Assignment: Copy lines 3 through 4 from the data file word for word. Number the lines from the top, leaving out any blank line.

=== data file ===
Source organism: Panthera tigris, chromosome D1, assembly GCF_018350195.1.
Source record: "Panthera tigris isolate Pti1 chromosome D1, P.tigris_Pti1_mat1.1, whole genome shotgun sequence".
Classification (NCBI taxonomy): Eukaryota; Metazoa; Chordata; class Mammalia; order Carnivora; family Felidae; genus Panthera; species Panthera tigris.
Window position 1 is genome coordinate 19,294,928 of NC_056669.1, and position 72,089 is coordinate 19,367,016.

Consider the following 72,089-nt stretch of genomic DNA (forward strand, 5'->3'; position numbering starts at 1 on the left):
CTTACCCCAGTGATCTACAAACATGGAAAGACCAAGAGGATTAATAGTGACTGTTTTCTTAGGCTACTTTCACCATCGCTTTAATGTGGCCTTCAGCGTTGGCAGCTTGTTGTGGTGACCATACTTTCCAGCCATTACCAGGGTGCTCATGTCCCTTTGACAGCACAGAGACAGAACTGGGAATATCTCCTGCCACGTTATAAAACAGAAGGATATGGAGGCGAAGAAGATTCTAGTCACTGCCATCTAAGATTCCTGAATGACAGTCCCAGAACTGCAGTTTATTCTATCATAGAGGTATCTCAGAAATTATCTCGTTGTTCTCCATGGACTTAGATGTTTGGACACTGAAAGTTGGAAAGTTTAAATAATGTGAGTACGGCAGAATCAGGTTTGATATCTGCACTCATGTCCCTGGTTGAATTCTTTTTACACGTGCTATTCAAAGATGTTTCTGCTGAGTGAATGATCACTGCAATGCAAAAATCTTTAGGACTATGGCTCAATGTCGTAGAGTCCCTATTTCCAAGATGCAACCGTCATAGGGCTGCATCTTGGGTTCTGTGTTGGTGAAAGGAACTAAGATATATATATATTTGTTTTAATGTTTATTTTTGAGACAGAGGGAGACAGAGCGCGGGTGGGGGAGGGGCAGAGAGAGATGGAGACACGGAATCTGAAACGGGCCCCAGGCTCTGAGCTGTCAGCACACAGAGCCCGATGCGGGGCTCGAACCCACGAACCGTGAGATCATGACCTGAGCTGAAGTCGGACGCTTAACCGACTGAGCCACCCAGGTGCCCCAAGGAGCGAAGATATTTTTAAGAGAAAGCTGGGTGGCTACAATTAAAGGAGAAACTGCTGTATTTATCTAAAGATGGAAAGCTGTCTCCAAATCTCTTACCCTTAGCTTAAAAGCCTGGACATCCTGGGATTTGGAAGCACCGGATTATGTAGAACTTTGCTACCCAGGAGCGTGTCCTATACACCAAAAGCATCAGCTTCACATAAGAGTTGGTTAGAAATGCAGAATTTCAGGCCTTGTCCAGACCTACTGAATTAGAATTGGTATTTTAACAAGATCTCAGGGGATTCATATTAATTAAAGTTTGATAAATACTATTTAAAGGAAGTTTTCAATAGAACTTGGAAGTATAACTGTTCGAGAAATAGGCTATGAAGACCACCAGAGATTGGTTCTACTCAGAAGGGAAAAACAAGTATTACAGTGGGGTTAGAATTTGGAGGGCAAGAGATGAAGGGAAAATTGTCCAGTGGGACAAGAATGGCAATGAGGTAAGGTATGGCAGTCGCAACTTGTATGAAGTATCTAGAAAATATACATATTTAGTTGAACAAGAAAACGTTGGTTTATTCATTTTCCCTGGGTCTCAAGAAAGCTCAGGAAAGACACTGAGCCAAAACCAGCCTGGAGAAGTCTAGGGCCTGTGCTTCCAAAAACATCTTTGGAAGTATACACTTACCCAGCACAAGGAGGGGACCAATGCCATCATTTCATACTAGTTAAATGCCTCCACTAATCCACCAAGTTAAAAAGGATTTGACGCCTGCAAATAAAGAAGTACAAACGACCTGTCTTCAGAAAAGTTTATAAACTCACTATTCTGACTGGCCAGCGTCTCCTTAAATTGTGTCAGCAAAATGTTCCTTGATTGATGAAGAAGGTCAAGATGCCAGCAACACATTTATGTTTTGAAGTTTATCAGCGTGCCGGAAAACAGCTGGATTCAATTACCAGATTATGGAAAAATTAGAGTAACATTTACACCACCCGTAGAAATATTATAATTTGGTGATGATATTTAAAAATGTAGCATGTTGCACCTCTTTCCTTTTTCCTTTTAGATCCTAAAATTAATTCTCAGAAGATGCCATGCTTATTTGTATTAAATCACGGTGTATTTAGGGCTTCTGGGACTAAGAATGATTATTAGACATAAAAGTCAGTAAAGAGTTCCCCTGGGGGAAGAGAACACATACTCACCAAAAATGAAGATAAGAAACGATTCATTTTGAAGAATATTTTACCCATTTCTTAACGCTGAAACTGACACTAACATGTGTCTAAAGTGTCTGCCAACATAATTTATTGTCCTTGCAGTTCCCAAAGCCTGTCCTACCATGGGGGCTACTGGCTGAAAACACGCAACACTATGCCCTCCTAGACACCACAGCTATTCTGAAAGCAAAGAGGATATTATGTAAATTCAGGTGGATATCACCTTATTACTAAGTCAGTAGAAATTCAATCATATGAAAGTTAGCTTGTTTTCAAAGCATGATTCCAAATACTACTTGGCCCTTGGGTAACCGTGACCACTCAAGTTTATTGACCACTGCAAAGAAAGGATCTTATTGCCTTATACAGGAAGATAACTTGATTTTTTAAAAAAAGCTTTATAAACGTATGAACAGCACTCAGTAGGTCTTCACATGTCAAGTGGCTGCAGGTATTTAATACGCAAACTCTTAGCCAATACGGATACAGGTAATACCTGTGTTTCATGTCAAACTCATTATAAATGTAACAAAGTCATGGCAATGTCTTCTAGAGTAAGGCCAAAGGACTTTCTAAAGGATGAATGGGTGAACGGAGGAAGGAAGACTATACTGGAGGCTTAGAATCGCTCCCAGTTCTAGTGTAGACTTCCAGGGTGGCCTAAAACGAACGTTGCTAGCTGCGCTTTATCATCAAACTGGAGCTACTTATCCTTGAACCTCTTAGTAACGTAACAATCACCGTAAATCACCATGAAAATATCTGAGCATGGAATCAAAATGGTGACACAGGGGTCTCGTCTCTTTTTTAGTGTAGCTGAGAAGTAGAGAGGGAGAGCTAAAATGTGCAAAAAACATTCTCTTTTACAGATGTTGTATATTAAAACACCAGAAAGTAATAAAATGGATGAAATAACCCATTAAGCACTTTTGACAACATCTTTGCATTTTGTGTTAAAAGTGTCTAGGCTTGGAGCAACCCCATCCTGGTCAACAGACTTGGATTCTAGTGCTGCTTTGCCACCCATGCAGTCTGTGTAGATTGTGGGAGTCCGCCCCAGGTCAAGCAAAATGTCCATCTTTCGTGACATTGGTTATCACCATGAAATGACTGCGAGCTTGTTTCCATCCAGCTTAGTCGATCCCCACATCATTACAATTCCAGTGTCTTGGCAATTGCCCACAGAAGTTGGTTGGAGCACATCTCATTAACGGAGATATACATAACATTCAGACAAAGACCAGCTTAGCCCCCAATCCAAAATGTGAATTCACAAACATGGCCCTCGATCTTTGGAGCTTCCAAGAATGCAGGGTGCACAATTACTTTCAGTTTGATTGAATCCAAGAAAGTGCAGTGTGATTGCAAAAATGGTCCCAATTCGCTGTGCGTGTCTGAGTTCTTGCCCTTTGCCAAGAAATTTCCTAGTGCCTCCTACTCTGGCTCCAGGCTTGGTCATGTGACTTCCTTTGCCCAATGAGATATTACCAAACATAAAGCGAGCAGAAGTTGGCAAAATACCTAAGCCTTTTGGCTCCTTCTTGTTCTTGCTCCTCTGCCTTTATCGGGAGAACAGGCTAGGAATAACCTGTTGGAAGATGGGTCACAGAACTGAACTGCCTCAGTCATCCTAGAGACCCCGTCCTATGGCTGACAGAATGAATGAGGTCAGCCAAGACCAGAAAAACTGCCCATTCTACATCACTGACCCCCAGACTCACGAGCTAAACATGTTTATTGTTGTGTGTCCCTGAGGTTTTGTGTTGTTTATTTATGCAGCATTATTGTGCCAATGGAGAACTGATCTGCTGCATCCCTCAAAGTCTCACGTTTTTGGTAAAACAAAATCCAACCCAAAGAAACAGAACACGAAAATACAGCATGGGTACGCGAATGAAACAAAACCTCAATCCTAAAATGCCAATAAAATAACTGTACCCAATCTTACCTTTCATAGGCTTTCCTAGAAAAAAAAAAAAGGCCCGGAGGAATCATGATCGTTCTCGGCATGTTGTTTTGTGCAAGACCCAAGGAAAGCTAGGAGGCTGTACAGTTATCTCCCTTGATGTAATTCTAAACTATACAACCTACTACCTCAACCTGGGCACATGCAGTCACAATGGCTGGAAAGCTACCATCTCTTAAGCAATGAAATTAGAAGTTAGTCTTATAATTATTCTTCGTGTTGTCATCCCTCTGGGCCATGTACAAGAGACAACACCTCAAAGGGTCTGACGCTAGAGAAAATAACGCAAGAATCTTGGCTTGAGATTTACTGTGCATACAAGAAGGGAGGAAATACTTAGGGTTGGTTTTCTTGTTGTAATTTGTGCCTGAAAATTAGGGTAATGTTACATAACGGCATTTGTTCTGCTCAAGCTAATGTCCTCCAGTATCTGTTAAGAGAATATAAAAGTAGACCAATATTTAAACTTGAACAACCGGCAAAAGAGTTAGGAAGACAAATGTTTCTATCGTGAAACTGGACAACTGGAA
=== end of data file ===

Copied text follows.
Classification (NCBI taxonomy): Eukaryota; Metazoa; Chordata; class Mammalia; order Carnivora; family Felidae; genus Panthera; species Panthera tigris.
Window position 1 is genome coordinate 19,294,928 of NC_056669.1, and position 72,089 is coordinate 19,367,016.